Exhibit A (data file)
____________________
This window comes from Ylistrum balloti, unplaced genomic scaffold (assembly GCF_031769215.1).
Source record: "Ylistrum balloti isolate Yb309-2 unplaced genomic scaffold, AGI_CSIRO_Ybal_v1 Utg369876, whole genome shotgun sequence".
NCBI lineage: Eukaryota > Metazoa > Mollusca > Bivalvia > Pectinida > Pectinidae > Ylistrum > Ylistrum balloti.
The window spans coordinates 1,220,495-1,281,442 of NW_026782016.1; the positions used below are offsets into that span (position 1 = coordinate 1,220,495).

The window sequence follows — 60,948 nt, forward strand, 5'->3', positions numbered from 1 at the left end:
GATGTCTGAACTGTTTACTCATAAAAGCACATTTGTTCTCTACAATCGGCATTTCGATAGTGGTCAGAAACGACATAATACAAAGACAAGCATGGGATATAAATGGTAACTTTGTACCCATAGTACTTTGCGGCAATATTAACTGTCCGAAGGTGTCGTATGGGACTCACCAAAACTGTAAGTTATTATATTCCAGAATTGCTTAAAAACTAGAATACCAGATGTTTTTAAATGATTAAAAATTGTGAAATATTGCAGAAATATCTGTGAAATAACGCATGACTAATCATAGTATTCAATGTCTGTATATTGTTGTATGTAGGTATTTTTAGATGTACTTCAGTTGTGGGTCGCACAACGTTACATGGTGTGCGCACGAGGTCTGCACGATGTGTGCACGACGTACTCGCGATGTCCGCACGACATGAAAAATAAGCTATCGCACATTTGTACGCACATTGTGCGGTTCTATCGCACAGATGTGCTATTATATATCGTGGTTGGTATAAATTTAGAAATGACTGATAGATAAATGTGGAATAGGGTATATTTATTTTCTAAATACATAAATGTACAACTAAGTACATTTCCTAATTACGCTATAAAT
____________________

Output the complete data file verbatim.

This window comes from Ylistrum balloti, unplaced genomic scaffold (assembly GCF_031769215.1).
Source record: "Ylistrum balloti isolate Yb309-2 unplaced genomic scaffold, AGI_CSIRO_Ybal_v1 Utg369876, whole genome shotgun sequence".
NCBI lineage: Eukaryota > Metazoa > Mollusca > Bivalvia > Pectinida > Pectinidae > Ylistrum > Ylistrum balloti.
The window spans coordinates 1,220,495-1,281,442 of NW_026782016.1; the positions used below are offsets into that span (position 1 = coordinate 1,220,495).

The window sequence follows — 60,948 nt, forward strand, 5'->3', positions numbered from 1 at the left end:
GATGTCTGAACTGTTTACTCATAAAAGCACATTTGTTCTCTACAATCGGCATTTCGATAGTGGTCAGAAACGACATAATACAAAGACAAGCATGGGATATAAATGGTAACTTTGTACCCATAGTACTTTGCGGCAATATTAACTGTCCGAAGGTGTCGTATGGGACTCACCAAAACTGTAAGTTATTATATTCCAGAATTGCTTAAAAACTAGAATACCAGATGTTTTTAAATGATTAAAAATTGTGAAATATTGCAGAAATATCTGTGAAATAACGCATGACTAATCATAGTATTCAATGTCTGTATATTGTTGTATGTAGGTATTTTTAGATGTACTTCAGTTGTGGGTCGCACAACGTTACATGGTGTGCGCACGAGGTCTGCACGATGTGTGCACGACGTACTCGCGATGTCCGCACGACATGAAAAATAAGCTATCGCACATTTGTACGCACATTGTGCGGTTCTATCGCACAGATGTGCTATTATATATCGTGGTTGGTATAAATTTAGAAATGACTGATAGATAAATGTGGAATAGGGTATATTTATTTTCTAAATACATAAATGTACAACTAAGTACATTTCCTAATTACGCTATAAAT